Home Featured A snap election may well be an option for ‘Bibi the magician’ – POLITICO
A snap election may well be an option for ‘Bibi the magician’ – POLITICO

A snap election may well be an option for ‘Bibi the magician’ – POLITICO

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So, what are his plans now to pull off yet another Houdini-like escape?  

One of Netanyahu’s biggest fears is that protests against him will soon take off once more, and that this time, they may even dwarf last year’s demonstrations against his judicial reform plans. And the demobilization of Israeli reservists, who blame Bibi for failing to prevent the Oct. 7 Hamas attacks, would likely turbocharge any anti-Netanyahu protests, noted Shtrauchler.

“If they will not see achievements in a few months, 300,000 or so reservists will start demobilizing and returning home. And without a doubt, some of them will start protesting and demanding an election,” Shtrauchler said. “The protests that might come will make last year’s look like a walk in the park.”

An Israeli soldiers take cover close to the border with Gaza on October 7 | Oren Ziv/AFP via Getty Images

So, one option would be to try and preempt this by going for an early election, and using mounting U.S. criticism of the war in Gaza — a war supported by an overwhelming majority of Israelis — to argue he’s the best person to champion Israel and see off the international critics until “total victory.” To that end, Bibi is already using the “standing up to Washington” line in his Hebrew-language broadcasts — a well-worn trope that has served him well in the past, especially when he defied former U.S. President Barack Obama.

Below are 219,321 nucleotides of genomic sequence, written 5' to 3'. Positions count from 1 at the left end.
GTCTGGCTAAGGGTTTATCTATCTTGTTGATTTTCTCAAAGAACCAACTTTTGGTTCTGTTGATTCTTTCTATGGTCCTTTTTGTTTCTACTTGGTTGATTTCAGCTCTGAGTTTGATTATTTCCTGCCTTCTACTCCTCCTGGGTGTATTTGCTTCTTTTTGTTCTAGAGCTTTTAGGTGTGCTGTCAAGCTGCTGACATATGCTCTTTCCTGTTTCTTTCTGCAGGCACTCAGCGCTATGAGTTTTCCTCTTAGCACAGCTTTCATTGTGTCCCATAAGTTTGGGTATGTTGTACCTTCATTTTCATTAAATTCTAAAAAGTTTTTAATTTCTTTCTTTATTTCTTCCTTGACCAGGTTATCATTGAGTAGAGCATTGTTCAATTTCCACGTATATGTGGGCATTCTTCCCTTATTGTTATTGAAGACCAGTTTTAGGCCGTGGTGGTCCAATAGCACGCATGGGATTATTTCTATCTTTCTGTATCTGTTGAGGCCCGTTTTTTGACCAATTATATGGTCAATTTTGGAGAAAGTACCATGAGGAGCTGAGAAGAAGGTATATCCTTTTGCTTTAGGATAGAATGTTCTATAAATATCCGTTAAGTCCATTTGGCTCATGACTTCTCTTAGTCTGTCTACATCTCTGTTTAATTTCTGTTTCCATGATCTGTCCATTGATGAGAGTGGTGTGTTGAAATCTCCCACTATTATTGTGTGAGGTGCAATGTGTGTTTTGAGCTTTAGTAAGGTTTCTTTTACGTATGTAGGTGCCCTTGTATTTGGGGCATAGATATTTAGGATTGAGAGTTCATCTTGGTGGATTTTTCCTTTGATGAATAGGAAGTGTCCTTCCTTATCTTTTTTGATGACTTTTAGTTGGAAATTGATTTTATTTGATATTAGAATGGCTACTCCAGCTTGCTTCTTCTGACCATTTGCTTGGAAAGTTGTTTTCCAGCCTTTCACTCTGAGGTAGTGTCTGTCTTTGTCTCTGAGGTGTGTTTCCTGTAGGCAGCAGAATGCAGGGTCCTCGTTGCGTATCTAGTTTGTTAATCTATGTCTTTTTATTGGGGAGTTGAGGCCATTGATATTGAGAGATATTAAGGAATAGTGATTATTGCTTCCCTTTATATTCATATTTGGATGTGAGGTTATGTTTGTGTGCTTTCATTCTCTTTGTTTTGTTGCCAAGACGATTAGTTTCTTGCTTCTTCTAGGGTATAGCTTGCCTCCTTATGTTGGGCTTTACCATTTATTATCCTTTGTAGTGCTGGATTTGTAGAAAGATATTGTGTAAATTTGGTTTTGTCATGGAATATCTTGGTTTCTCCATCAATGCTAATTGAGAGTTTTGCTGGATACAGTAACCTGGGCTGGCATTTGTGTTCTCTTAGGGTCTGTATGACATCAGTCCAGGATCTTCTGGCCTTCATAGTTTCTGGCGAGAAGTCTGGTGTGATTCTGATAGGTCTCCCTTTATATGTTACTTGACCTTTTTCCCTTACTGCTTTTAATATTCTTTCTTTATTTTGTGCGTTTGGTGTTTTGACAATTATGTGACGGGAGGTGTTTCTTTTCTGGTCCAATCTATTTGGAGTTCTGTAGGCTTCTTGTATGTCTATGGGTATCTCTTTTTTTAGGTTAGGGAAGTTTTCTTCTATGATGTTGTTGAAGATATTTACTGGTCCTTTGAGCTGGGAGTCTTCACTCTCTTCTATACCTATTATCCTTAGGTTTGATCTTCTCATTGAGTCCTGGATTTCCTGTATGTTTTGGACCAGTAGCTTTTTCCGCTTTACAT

Opinion polls are also showing signs that things might be swinging back in Bibi’s favor. Until recently, Likud and its right-wing coalition allies looked to be staring at an inevitable defeat. But since former party member Gideon Sa’ar and three other lawmakers broke with the National Unity alliance of longtime Netanyahu critic Benny Gantz, this has changed. According to a poll published by Israel’s Channel 14 in the wake of Sa’ar’s defection last week, Netanyahu would have a fighting chance of remaining in power, and his bloc could potentially secure a Knesset majority, albeit a narrow one.

However, Shtrauchler doesn’t think an early election is Netanyahu’s preferred option. “He will try to make it at least to November, until the U.S. presidential elections. That could be a huge thing for Netanyahu, if Trump is reelected. People think Trump still hates him because Bibi was quick to congratulate Biden … in the last election. But that relationship could be repaired, and a Trump reelection may offer him some good options and benefits,” the former strategist said.

In short, much like Wilkins Micawber of Charles Dickens’ “David Copperfield,” Bibi would prefer to duck and weave, hoping something will turn up to shift the tide of his political fortunes and strengthen him enough to defy expectations yet again. “But if he senses the war is not going in the right direction, and goals like killing Yahya Sinwar [the Hamas leader in Gaza] are eluding him, it might well be the right thing to do to go for a snap election,” Shtrauchler added.

“In time, if anyone pushes us into an election, it might well be Bibi himself.”

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